By Udo Ludwig and Ansgar Mertin
But then, on July 11 1995, the battle for Srebrenica escalated. Grenades flew, gunshots whipped through the air, and soon there were bodies lying everywhere. Sabaheta Fejzic and her husband ran with their baby to a Dutch military base. But instead of finding shelter there, they were turned away: the camp was overcrowded.
And then Sabaheta saw something she still can barely believe: A group of Serbian soldiers ran across some Dutch troops – and the soldiers greeted one another happily. They threw their caps in the air and some even hugged one another. "We were shocked," said Sabaheta Fejzic.
It was then that many refugees suspected what would happen to them, because they no longer had protectors. The next evening, the Serbs arrived, said recalls Sabaheta, and indiscriminately took girls, boys and men out of the camp. She told a Dutch soldier about the deportations but he only pushed her away. The Serbs also took her husband, and literally tore her son from her arms. Sabaheta Fejzic never saw either of them again.
On these days in July, the Serbs murdered more than 8,000 Muslim Bosnians. Even now, mass graves are still being discovered. The shameful role of the Dutch soldiers in the massacre was the subject of several investigating committees in the Netherlands. Prime Minister Wim Kok accepted responsibility and had to go as a result of the mistakes of the political and military leadership.
Eleven years after the massacre, the events of the summer of 1995 are now taking on a new dimension. The largest independent legal firm in Holland has familiarized itself with the fate suffered by people like Sabaheta Fejzic. And in the coming autumn, the lawyers, working for about 7,930 victims and surviving family members, will sue the government of the Netherlands und the United Nations for compensation in the district court of The Hague. It would be the first time that the UN must answer to a court of law for the alleged failure of their troops, shackled by politics and bureaucracy, to safeguard the very people they were charged with protecting.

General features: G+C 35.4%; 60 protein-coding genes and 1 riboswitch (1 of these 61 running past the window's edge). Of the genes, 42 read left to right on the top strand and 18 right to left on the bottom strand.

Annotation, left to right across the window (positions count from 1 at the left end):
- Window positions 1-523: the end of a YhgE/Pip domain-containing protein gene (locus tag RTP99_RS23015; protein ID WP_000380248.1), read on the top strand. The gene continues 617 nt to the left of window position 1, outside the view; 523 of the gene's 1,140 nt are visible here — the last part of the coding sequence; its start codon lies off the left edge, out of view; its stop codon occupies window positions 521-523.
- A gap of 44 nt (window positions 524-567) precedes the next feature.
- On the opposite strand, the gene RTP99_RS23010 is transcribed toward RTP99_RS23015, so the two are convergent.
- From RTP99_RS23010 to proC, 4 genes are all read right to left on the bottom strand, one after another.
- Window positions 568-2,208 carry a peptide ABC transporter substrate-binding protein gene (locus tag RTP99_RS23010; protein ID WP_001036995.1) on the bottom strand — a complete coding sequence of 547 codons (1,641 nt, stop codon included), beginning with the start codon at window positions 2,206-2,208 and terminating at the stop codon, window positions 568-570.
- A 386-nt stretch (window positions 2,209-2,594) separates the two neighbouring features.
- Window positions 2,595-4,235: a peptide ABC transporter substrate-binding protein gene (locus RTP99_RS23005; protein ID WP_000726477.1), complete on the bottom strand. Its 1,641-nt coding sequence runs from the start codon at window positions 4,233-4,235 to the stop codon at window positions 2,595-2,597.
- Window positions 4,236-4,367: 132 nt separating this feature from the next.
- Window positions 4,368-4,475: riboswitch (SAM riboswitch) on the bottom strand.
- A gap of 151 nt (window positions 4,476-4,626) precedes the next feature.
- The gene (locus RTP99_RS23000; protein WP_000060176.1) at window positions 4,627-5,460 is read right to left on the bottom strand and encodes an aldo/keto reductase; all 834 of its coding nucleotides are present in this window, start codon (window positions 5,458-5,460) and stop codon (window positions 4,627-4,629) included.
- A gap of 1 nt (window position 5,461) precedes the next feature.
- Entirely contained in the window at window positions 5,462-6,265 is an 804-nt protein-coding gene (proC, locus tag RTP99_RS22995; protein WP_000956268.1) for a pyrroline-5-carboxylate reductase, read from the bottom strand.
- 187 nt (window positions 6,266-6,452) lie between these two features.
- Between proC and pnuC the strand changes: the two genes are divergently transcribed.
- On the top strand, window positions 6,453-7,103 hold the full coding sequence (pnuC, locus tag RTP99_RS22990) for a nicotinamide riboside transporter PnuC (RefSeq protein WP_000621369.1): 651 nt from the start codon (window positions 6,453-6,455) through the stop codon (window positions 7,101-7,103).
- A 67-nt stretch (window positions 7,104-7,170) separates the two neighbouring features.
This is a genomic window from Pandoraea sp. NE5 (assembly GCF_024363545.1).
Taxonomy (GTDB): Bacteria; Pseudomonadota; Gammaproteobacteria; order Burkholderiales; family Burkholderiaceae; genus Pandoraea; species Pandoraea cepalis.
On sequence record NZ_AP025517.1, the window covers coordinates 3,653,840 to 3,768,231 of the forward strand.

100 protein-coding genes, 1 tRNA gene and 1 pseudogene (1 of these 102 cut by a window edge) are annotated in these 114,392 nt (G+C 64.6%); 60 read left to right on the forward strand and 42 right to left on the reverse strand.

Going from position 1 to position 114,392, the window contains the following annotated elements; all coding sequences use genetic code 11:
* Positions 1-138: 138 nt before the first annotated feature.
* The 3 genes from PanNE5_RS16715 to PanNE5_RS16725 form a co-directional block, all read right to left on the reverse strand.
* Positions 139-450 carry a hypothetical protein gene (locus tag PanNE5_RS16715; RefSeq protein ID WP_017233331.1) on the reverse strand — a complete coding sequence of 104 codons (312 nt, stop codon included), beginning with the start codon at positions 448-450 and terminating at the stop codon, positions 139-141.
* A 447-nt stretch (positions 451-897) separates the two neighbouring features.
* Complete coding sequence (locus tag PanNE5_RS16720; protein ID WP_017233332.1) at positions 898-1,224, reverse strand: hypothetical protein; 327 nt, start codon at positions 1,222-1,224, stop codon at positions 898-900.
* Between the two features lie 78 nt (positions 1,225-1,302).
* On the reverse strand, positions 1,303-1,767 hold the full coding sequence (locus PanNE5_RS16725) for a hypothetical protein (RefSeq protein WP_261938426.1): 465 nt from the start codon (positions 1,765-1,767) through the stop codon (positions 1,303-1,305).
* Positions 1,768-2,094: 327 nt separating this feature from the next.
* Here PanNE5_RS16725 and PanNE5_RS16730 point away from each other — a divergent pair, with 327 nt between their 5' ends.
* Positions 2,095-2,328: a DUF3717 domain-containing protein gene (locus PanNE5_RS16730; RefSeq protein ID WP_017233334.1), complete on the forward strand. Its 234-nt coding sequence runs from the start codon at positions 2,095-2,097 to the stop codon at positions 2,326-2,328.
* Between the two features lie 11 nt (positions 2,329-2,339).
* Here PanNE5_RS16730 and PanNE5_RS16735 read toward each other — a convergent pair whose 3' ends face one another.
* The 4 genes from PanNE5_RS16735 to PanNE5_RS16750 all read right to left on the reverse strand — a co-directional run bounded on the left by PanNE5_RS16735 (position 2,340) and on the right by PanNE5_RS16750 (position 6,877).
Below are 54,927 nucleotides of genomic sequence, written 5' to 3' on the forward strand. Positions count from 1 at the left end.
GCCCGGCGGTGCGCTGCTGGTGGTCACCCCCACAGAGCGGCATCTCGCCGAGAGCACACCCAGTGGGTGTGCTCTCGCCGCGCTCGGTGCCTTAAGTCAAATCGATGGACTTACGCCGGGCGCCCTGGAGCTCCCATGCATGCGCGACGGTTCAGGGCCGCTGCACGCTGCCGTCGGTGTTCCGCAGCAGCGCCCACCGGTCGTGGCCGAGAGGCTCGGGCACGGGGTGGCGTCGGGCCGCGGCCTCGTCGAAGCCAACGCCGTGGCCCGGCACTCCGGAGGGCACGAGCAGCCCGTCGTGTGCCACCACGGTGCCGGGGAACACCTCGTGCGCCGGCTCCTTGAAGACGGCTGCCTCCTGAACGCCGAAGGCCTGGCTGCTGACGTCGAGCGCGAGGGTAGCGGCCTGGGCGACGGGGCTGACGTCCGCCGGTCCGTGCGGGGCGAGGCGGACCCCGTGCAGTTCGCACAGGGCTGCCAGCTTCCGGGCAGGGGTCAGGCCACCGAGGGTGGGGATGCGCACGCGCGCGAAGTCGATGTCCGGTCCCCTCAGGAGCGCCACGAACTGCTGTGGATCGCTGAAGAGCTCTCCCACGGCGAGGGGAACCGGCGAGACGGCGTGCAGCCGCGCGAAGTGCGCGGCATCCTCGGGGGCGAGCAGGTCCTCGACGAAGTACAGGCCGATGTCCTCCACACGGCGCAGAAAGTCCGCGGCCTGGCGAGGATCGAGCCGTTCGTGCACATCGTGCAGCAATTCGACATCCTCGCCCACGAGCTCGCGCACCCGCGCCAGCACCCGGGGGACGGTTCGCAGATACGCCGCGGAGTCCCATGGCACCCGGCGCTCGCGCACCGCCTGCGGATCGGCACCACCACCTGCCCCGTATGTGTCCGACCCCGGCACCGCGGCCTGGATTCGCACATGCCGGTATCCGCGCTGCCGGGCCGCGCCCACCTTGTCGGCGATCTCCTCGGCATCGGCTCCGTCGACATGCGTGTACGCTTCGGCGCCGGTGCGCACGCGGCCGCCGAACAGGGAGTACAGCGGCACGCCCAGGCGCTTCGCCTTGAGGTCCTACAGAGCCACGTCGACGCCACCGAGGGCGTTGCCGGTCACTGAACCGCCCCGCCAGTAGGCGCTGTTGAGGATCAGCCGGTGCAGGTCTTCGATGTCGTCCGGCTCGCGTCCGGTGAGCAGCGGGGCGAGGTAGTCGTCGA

Axel Hagedorn of Germany heads the international department of the Amsterdam law office of Van Diepen/ Van der Kroef. "We have closely examined the local conditions in Bosnia, and we have spoken with many survivors," said the attorney. He says he has documented so many gruesome deeds that he believes he has a good chance of success with his case.
Dutch "trying to keep a lid on it"
But Hagedorn also knows he will have to convey the full horror of what happened in order to win, because the government of the Netherlands is trying "to keep a lid on it". Reparations isn't an issue in the Netherlands, he said, adding that hardly anyone thinks about the many people who were killed or who lost their families due to the woeful behavior of the Dutch troops.
The man hesitated and then uttered only one word: "Srebrenica."
Hagedorn and his staff say they are attacking "a wall of silence." After two years of preparation, the team of attorneys is going public with the case this week in the Netherlands. "It's not going to be a picnic for us," said the attorney, who moved to Amsterdam from Hamburg a few years ago. After all, many people in the Netherlands do not want to reminded of the events in Bosnia.
The attorneys have formulated charges: First of all, in contradiction to their UN orders, the Dutch troops did not protect the Muslims, so that the population became an unprotected target for the Serbs. Secondly, the Dutch authorities were slow to report the atrocities to the UN – which is why no additional help was sent.